SEN. RICHARD SHELBY: The most surprising thing was the extent that the FBI, the CIA and other agencies did not coordinate their information. In other words, there was no fusion center to act, put together information or intelligence and then act upon it. As we look back on the events leading up to September 11, of course we'll never know if we could have prevented September 11, but if we look at the Phoenix memo and we look at the Zacarias Moussaoui case that came out of the Minnesota and other information, if you had put it together, could you have had a different outcome, possibly.
GWEN IFILL: And by fusion center, you mean laterally a physical place where all this information was being swapped?
SEN. RICHARD SHELBY: Absolutely and what Senator Graham and I have laid the predicate for in the legislation creating the Homeland Security Department, it was our authoring of the part that deals with putting an analytical component, that is a center there to deal with all source intelligence -- domestic and wherever they can get it -- in the Department of Homeland Security. That could be the nucleus of something that could grow bigger in the future.
GWEN IFILL: Senator Graham I don't want to put too fine a point on it, how concerns should Americans be now that the gaps in intelligence, that the gaps in information swapping that you all discovered in the course of your investigation still exist?
SEN. BOB GRAHAM: I think they do still largely exist. Our recommendation tried to focus on the problems with he saw that occurred before September 11, some developments since that time and then recommend how to close those gaps. But they are still is there. I hope that we will not require more Americans being killed before we are able to overcome the inertia of the status quo to leave things the way they have been in the past, because the way they have been in past makes Americans too vulnerable to the type of event that occurred on September 11.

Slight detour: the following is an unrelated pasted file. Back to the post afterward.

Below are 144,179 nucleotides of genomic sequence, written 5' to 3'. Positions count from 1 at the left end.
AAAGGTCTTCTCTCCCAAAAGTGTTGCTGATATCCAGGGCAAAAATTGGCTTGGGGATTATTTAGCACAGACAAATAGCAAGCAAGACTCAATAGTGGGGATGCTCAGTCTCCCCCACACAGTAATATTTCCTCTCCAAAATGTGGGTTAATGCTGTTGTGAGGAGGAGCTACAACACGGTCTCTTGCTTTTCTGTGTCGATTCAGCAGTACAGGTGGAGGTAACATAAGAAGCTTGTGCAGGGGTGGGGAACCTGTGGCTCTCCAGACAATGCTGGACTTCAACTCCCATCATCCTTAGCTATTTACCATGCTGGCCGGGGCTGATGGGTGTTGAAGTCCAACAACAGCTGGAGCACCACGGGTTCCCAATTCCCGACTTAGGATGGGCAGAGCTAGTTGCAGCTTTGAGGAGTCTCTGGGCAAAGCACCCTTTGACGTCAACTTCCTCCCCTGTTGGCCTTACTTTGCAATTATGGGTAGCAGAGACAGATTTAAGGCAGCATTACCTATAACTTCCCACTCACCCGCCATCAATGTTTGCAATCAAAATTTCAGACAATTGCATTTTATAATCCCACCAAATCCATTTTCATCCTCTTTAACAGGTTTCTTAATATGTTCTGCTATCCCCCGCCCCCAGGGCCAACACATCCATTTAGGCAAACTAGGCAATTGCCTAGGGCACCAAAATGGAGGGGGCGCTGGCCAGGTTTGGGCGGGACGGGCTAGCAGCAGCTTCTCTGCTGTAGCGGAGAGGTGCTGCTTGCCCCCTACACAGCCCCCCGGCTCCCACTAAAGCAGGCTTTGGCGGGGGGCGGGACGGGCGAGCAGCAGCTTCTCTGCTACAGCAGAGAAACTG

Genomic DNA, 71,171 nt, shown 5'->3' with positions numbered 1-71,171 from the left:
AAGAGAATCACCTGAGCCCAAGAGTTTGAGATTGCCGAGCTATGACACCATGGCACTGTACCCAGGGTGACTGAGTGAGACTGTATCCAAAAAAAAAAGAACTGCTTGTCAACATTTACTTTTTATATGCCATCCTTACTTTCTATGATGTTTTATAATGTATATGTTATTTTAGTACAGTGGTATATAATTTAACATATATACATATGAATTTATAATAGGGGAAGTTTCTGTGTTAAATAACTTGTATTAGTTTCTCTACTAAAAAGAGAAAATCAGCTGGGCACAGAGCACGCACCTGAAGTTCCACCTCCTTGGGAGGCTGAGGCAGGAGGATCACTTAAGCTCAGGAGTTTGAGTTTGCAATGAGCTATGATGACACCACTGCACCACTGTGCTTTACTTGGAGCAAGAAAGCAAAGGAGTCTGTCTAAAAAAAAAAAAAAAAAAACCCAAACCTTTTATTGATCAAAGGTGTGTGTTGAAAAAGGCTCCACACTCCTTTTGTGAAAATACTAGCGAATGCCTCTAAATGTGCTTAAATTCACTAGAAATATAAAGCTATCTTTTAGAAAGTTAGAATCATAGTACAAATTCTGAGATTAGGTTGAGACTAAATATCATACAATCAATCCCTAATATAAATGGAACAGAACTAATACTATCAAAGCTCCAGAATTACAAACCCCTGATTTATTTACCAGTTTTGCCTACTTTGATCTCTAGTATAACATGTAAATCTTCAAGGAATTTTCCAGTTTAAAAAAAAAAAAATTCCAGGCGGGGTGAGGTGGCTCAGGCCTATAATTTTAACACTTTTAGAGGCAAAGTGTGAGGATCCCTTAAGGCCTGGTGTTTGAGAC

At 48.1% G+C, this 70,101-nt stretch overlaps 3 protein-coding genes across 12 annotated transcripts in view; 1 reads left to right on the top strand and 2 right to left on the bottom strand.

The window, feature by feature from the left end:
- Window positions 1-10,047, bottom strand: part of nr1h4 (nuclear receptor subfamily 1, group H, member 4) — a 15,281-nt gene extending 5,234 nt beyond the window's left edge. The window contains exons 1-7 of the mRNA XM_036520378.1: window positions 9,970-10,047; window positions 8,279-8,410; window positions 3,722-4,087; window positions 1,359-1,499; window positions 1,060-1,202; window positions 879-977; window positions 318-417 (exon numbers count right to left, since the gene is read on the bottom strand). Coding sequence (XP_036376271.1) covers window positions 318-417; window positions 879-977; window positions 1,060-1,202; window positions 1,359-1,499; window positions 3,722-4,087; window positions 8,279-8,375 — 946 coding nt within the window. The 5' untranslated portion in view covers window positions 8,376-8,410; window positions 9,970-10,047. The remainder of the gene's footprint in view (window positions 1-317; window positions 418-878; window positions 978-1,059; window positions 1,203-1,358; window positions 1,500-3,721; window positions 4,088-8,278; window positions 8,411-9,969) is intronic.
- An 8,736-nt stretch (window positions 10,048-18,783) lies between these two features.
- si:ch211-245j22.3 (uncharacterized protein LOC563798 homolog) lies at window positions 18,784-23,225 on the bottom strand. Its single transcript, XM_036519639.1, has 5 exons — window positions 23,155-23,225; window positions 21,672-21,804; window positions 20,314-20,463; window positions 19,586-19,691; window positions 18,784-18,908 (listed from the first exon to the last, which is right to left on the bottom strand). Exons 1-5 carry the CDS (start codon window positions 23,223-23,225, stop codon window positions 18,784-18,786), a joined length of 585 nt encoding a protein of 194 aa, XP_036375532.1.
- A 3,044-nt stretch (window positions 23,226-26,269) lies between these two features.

RAY SUAREZ: There's been a lot of attention paid to one of the big gaps having to do with immigration policy. So many of the hijackers were in this country and shouldn't have been or at least someone was supposed to have been keeping an eye on them who wasn't. But your committee didn't really deal with that.
SEN. BOB GRAHAM: Well, yes, because our focus was on the intelligence community. We did touch on other issues including the role of Immigration Service but only as it related to intelligence. As an example we have a recommendation this we should re-look at our extradition treaties because today visa fraud or violation of our visa laws is not an extraditable offense and we've got some people who we would like to get back into the United States so that we can interrogate them further about what they knew about 9/11 who are under a charge of visa fraud but we can't get them back in the country because that's not an offense that is the basis for a mandatory return to the United States.
GWEN IFILL: Senator Shelby you wanted to add on that point?
SEN. RICHARD SHELBY: Sure. Basically we didn't have in the scope of our charter or investigation concerning the two committees to get into the detail that is necessary on immigration, FAA, and a lot of other things. The Commission that we have created will have that scope. It will be broader in nature. I believe they can pick up on what we've done, which I believe is a substantive credible investigation and go farther with it. We must get into the immigration area, we must get into FAA. We've got to put it all together because America basically is not much safer and some people say not safer at all than it was before September 11. We're trying but we're challenged.